This study summarizes the basic features, including genomic structure, base difference and gene arrangement, of the tick mt-genomes available in the NCBI database. Research on tick mt-genomes has lagged behind that conducted in insects. Fortunately, an increasing number of mt-genomes have been published in recent years, and these have become important molecular markers for the phylogeny of ticks. Our study constructed a phylogenetic tree by maximum likelihood using 13 PCGs and 2 rRNA genes, and the results further supported the phylogenetic status of many tick species. Undoubtedly, the application of polygenic joint analysis and appropriate software will be widely applied in solving the phylogenetic and genetic evolution of diverse taxa of ticks, which will be of profound significance for the rapid identification of tick species.

Availability of data and materials

Not applicable.

Abbreviations

TBDs:

tick-borne diseases

SFTSV:

severe fever with thrombocytopenia syndrome virus

TBEV:

tick-borne encephalitis virus

ALSV:

Alongshan virus

PCGs:

protein-coding genes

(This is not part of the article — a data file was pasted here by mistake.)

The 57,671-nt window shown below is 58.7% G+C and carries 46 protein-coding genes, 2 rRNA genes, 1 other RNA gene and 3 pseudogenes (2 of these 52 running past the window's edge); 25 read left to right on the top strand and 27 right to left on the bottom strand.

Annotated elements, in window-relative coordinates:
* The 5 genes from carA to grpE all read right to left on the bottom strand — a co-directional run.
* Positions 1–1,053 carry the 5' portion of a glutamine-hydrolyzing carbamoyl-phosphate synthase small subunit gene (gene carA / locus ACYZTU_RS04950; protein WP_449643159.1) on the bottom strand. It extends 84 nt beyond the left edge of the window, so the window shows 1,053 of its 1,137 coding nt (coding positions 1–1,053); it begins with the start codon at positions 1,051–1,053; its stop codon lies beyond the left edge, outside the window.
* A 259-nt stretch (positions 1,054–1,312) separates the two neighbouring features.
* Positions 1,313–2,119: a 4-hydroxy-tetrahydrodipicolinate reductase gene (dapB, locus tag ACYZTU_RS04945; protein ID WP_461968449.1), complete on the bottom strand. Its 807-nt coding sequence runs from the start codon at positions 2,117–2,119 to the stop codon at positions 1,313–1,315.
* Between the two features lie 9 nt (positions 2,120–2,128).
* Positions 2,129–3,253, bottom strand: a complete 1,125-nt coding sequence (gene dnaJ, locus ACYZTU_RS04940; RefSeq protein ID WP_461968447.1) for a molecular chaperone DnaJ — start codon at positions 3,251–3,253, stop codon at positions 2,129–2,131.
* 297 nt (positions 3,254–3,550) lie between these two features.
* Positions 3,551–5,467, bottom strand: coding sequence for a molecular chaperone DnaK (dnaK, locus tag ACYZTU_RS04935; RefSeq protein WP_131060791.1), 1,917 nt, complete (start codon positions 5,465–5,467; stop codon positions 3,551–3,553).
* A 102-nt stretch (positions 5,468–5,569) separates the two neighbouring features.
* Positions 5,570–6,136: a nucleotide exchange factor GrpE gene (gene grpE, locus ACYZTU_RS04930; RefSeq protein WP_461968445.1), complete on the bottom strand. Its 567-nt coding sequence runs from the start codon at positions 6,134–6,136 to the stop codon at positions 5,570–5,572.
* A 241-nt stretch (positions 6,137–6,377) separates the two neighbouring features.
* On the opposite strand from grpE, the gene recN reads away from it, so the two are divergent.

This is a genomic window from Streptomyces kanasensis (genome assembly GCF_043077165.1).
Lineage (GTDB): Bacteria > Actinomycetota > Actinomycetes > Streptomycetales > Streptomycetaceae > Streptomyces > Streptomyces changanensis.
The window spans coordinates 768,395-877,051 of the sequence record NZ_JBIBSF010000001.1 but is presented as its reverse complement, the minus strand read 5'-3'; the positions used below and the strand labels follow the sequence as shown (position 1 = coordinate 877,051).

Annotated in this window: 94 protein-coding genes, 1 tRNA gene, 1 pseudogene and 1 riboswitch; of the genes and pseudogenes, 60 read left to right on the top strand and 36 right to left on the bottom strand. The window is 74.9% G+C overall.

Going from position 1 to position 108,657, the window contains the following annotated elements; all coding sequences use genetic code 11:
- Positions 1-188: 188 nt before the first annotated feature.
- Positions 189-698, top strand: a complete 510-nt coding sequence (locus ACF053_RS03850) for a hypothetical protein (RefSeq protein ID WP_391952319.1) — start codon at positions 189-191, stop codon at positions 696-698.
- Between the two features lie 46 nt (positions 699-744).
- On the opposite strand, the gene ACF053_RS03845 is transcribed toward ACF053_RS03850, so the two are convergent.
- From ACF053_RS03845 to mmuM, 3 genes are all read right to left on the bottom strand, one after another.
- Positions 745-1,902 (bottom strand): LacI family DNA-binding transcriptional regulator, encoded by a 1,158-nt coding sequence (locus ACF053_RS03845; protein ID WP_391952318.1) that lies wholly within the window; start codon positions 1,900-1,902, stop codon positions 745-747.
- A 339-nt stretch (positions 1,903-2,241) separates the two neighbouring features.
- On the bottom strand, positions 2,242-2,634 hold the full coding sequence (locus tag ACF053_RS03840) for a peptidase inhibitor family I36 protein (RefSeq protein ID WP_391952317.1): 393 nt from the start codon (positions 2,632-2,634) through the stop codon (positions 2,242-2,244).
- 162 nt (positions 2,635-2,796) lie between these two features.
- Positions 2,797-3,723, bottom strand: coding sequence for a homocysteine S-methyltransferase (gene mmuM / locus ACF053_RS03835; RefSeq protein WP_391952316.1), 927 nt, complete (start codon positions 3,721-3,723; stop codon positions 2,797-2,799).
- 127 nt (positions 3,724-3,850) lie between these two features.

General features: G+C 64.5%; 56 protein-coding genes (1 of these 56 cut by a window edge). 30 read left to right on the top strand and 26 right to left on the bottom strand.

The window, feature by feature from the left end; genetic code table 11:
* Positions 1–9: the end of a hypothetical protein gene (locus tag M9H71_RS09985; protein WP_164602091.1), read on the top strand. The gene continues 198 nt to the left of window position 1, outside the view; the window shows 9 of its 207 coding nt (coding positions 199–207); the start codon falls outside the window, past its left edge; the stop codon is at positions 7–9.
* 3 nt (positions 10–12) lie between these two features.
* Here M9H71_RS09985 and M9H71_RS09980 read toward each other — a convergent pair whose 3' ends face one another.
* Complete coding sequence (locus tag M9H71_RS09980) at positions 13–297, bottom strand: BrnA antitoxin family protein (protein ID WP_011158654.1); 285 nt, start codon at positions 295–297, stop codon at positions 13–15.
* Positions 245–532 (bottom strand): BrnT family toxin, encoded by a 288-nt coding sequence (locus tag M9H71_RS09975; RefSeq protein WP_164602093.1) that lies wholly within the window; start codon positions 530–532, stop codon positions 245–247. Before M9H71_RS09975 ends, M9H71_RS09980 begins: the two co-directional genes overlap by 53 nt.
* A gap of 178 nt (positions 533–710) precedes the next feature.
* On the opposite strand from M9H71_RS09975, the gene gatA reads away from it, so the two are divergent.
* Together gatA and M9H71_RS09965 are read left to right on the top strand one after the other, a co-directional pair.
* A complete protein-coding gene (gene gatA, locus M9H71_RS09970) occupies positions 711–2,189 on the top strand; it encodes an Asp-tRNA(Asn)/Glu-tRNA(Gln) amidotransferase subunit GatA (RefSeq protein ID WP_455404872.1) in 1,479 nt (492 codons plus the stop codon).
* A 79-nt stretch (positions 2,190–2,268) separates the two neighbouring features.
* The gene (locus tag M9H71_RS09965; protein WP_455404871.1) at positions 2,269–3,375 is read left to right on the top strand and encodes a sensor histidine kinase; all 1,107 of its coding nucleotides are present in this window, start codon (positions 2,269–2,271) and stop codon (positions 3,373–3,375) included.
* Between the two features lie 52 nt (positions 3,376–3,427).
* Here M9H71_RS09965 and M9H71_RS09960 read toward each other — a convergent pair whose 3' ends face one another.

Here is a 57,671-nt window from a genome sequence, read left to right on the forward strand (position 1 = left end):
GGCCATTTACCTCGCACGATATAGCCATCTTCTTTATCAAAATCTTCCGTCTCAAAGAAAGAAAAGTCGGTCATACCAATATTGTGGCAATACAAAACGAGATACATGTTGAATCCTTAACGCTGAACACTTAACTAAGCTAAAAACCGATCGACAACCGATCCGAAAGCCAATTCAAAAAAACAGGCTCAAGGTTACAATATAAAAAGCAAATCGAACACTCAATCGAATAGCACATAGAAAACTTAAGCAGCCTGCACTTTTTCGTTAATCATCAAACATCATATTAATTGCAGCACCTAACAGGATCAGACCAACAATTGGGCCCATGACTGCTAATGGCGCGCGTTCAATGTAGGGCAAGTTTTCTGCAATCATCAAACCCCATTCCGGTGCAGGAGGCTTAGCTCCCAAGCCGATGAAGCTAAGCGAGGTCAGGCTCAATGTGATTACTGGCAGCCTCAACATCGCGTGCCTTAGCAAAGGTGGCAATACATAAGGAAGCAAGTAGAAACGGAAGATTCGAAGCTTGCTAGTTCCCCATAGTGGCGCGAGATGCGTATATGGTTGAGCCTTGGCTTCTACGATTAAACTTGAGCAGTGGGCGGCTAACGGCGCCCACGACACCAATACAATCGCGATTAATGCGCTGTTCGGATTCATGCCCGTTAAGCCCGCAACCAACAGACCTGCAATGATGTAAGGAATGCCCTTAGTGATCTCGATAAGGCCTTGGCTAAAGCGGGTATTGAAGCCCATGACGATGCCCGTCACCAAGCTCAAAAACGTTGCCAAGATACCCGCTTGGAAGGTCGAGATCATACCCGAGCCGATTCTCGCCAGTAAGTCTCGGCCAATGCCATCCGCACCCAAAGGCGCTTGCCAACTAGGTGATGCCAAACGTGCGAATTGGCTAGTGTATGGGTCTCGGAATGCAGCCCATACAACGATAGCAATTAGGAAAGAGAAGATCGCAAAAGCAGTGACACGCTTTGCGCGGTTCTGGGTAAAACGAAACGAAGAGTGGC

tRNA:

transfer RNA

rRNA:

ribosomal RNA

NGS:

next-generation sequencing

NCRs:

non-coding regions

J strand:

majority strand

N strand:

minority strand

ML:

maximum likelihood

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Acknowledgements

We are very grateful to Dr Abolfazl Masoudi and Yankai Zhang from our laboratory for reviewing the manuscript and providing valuable comments.

Funding

This work was supported by the National Natural Science Foundation of China (31672365), the Youth Top Talent Support Program of Hebei Province to ZY, the Natural Science Foundation of Hebei Province (C2019205064), the Natural Science Research Programmes of the Educational Department of Hebei Province (BJ2016032), the Financial Assistance for the Introduction of Overseas Researchers (C20190350) and the Science Foundation of Hebei Normal University (L2018J04).

Author information

ZY and JL conceived the study. TW drafted the manuscript. JL revised the manuscript. SZ and TP participated in data collection and helped to revise the manuscript. All authors read and approved the final manuscript.

Correspondence to Zhijun Yu or Jingze Liu.

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Wang, T., Zhang, S., Pei, T. et al. Tick mitochondrial genomes: structural characteristics and phylogenetic implications. Parasites Vectors 12, 451 (2019). https://doi.org/10.1186/s13071-019-3705-3

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Keywords

  • Ticks
  • Mitochondrial genome (mt-genome)
  • Gene structure
  • Phylogeny